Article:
If you feel as if you’re drowning in a pool of debt you’re not alone. The average American family now carries $80,000 in debt of which $5232 is in credit card debt. And the average debt per credit card for people that usually carry a balance is $7,494.
The harsh truth is that if you’re carrying $20,000 or more in debt there’s no easy way out. It will take you a fair amount of self-discipline and anywhere from 2 to 3 years to become debt free. One of the best ways to achieve this is through debt management. And here are the A-B-Cs you need to know to get started.
A is always track your spending
There are reasons why you’ve fallen so far into debt and you need to know what they are. To do this you will need to track your spending for at least 30 days. This means writing down every little thing you spent money on up to and including that drive-through latte you got yesterday morning and that magazine you bought on impulse today.
Once you’ve done this you will need to organize your spending into categories. This could include groceries, eating out, clothing, entertainment, those drive-through lattes, transportation, your cell phone bill, student loan payments and so forth.
Now, sit down, take a deep breath and look carefully at those categories. Somewhere in there are the reasons why you’re struggling with debt. It could be that you’re eating out too often, buying too many clothes or spending too much on entertainment. The important thing is to isolate those hotspots or areas that are causing you to pile up debt.
B is for budget
Okay, so now you know those areas where you’re spending too much money. Next, you need to create a budget designed to trim your expenses. Making a budget is not all that complicated. You could do it with a piece of paper and a pencil. Draw a horizontal line across the top of the paper and then a vertical line in the middle down to the bottom. On the left side of that line write down your fixed expenses or those things where you have no leeway, which typically would include insurance, rent or mortgage payment, student loan debt and your auto payment – if applicable. Then on the right side of that line write down all of your discretionary spending using those categories that you’ve created. Review each of those categories with an eye towards where you can make cuts. Your objective is to get your spending down to below your earnings so that you’ll have more money available to begin paying down your debt. For starters, you should try to whittle your spending down by 20%. If you find you can’t do this go for at least 10%.
C is for create a plan
If you’ve gotten this far, good for you. You obviously want to do debt management and get your debts paid off. But wishing won’t make this happen. You need to have a plan. Open a spreadsheet and write down all of your debt – how much you owe each lender, the minimum payment, its due date and interest rate. Now you have a choice to make because there are two popular ways to pay down debt. The first is called snowballing your debt, the second is stacking it. To snowball your debt you would arrange it in order with the debt that has the lowest balance down to the one with the biggest To snowball your debt, you would arrange it in order with the debt that has the lowest balance down to the one with the biggest and then focus all your efforts on paying off the debt with the lowest balance. Paying that off should go fairly quickly and will free up money you can use to begin paying down the debt with the second lowest balance and so on. Of course, you will want to continue making at least the minimum payments on your other debts.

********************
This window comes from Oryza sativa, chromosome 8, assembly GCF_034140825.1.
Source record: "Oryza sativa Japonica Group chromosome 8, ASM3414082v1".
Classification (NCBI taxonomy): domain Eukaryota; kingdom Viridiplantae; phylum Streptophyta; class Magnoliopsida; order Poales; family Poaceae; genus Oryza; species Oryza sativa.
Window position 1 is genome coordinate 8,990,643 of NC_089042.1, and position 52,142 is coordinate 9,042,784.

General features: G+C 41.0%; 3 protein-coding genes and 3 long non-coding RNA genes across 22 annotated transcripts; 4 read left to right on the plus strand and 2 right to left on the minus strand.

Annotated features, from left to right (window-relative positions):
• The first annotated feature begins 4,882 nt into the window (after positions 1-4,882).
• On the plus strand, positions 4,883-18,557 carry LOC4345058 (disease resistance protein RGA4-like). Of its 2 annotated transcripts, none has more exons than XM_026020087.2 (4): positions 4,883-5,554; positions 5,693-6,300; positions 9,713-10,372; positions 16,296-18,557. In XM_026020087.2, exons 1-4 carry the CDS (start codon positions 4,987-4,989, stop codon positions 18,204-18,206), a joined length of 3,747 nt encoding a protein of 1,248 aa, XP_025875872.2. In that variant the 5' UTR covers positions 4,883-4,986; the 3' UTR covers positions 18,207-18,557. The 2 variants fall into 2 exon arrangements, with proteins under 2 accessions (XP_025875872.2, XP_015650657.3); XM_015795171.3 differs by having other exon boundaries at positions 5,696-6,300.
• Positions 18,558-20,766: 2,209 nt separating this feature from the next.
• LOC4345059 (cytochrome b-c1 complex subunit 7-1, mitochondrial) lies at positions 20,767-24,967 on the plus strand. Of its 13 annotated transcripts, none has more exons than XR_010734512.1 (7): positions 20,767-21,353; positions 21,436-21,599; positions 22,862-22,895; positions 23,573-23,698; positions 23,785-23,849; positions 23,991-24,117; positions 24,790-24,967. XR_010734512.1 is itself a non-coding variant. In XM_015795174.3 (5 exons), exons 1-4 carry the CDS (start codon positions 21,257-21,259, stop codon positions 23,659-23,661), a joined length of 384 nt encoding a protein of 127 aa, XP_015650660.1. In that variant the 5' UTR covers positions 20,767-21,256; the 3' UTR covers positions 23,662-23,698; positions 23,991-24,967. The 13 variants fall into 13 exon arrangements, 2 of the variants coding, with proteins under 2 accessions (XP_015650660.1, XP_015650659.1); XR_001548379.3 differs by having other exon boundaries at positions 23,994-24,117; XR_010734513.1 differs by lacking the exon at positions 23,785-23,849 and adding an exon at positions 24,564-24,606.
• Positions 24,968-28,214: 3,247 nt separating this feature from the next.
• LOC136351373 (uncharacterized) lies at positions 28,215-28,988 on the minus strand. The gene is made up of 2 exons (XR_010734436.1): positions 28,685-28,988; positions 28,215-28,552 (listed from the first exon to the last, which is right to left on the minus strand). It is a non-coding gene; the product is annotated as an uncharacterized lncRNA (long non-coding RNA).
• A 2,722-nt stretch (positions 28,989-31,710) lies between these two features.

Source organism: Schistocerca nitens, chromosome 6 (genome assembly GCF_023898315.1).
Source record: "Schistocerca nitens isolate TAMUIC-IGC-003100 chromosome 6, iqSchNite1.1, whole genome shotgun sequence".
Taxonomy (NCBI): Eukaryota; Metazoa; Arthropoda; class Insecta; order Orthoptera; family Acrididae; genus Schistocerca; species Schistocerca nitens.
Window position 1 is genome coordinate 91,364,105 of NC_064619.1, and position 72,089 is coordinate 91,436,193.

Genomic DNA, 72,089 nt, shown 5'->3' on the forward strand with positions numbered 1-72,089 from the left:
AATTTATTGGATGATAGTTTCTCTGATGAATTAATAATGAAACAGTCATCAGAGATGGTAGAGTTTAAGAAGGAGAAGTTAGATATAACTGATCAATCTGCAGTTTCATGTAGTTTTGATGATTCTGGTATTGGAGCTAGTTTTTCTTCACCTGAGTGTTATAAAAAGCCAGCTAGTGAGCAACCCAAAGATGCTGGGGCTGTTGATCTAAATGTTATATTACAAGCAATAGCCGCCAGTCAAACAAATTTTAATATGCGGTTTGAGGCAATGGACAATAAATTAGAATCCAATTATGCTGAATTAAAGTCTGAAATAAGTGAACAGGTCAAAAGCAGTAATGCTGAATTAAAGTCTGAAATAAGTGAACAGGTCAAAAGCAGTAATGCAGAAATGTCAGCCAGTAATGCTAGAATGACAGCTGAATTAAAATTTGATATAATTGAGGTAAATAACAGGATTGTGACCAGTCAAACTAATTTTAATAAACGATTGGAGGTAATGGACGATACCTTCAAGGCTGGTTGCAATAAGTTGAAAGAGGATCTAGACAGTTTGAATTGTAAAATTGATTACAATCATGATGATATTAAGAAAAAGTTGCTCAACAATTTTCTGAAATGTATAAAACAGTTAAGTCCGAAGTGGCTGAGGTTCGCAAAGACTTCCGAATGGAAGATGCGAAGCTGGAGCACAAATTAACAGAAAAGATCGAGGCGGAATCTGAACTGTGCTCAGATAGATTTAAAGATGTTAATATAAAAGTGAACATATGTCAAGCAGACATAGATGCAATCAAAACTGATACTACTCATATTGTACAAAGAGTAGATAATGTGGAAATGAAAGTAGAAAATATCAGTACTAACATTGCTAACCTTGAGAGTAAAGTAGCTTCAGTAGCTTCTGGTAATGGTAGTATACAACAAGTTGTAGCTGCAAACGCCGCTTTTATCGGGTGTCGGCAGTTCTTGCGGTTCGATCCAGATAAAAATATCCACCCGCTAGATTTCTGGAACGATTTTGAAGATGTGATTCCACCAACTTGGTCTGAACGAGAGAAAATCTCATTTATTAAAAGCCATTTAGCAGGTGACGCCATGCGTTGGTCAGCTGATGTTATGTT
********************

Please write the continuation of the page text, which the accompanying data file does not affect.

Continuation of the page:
Stacking debt is basically the opposite of snowballing debt because it means organizing your debts with the one that has the highest interest rate down to the one with the lowest and then doing everything you can to pay of the debt with the highest interest rate. The simplest way to think of these two methods is that snowballing will get you out of debt the quickest while stacking will save you the most money
C is also for conscientiousness
Remember how we said it may take you 2 to 3 years to get debt free? This is a period during which you must be conscientious. You need to keep your spending under control, make all of your payments on time every month and heavy up on those payments as much as you can. Here’s an example of what this can mean. Let’s say you owe $10,000 on a credit card at 15% APR and make payments of $300 a month. In this case, it would take you 44 months to pay off the debt and would cost you $3,017.04 in interest. If you were to up that payment by $100 to $400 a month, you would pay it off in 31 months and it would cost you only $2065.31 in interest – a savings of more than $900.
There it is – the A-B-Cs of debt management. Follow them and it’s guaranteed you’ll be debt free some day and just think how good that will feel.
< H2> C is also for conscientiousness
Remember how we set it may take you 2 to 3 years to get debt free. This is a period during which you must be conscientious. You need to keep your spending under control, make all of your payments on time every month and heavy up on those payments as much as you can. Here’s an example of what this can mean. Let’s suppose you owe $10,000 on a credit card at 15% APR and make payments of $300 a month. In this case, it would take you 44 months to pay off the debt and would cost you $3,017.04 in interest. If you were to up that payment by $100-$400 a month, you have it paid off in 31 months and it would cost you only $2065.31 in interest – a savings of more than $900.